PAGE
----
Dove is releasing a statement tomorrow on the recent airbrushing controversy behind their “ Real Beauty ” campaign ads. (You can find the backstory here and here, but in a nutshell, Pascal Dangin, one of the photographers employed by Annie Leibovitz, who shot the ads, is claiming that they were retouched.) As luck would have it, I’ve been invited to sit at Dove’s table tomorrow when the Dove Self-Esteem Fund is being honored by the Step Up Women’s Network at their annual Inspiration Awards luncheon. Their publicist just released the statement to me in advance, which I’ll reprint in full:
Statement from Dove about The New Yorker Article
9 May 2008, 4:45pm
Dove’s mission is to make more women feel beautiful every day by widening the definition of beauty and inspiring them to take great care of themselves. Dove strives to portray women by accurately depicting their shape, size, skin color and age.
The “real women” ad referenced in recent media coverage was created and produced entirely by Ogilvy, the Dove brand’s advertising agency, from start to finish and the women’s bodies were not digitally altered.
Pascal Dangin worked with photographer Annie Leibovitz (Ogilvy has never employed Mr. Dangin on the Dove Campaign for Real Beauty), who did the photography for the launch of the Dove ProAge campaign, a new campaign within the Campaign for Real Beauty. There was an understanding between Dove and Ms. Leibovitz that the photos would not be retouched - the only actions taken were the removal of dust from the film and minor color correction.
“Let’s be perfectly clear - Pascal does all kinds of work - but he is primarily a printer - and only does retouching when asked to. The idea for Dove was very clear at the beginning. There was to be NO retouching and there was not,” confirmed Annie Leibovitz, commenting on the ProAgecampaign.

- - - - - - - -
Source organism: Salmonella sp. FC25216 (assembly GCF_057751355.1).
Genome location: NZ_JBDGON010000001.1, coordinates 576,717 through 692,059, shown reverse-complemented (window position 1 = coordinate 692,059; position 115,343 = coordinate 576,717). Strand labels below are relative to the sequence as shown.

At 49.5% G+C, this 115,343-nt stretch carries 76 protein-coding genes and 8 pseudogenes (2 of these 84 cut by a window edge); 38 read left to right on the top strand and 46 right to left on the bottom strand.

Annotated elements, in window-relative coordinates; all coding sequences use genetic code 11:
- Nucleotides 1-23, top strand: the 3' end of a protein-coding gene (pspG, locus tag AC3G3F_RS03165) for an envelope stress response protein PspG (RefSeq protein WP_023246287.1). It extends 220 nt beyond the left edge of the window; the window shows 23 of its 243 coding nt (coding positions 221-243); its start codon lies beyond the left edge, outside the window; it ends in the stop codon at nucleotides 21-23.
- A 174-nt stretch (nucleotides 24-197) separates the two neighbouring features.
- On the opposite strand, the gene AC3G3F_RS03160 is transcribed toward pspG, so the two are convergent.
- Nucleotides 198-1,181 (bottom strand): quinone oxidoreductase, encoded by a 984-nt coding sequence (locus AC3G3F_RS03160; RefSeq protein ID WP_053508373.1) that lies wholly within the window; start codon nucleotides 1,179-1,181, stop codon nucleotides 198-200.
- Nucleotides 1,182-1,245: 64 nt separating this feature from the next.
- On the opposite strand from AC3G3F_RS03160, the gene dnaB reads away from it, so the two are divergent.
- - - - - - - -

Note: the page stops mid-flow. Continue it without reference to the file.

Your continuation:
Mr. Dangin responded, “The recent article published by The New Yorker incorrectly implies that I retouched the images in connection with the Dove “real women” ad. I only worked on the Dove ProAge campaign taken by Annie Leibovitz and was directed only to remove dust and do color correction - both the integrity of the photographs and the women’s natural beauty were maintained.”
As I’ve mentioned in the past, I was at the press event in Carefree, Arizona years ago when the Campaign For Real Beauty was launched. I don’t know what actually went on behind the scenes, and I think it’s a bit naive to assume some itchy-fingered photoshopper didn’t indulge himself, even a tiny bit. Does that dilute the love-your-body, we-are-all-beautiful-no-matter-what-sized-package-we-come-in message of the campaign, however? I don’t think so—but maybe I’m biased. What do you think?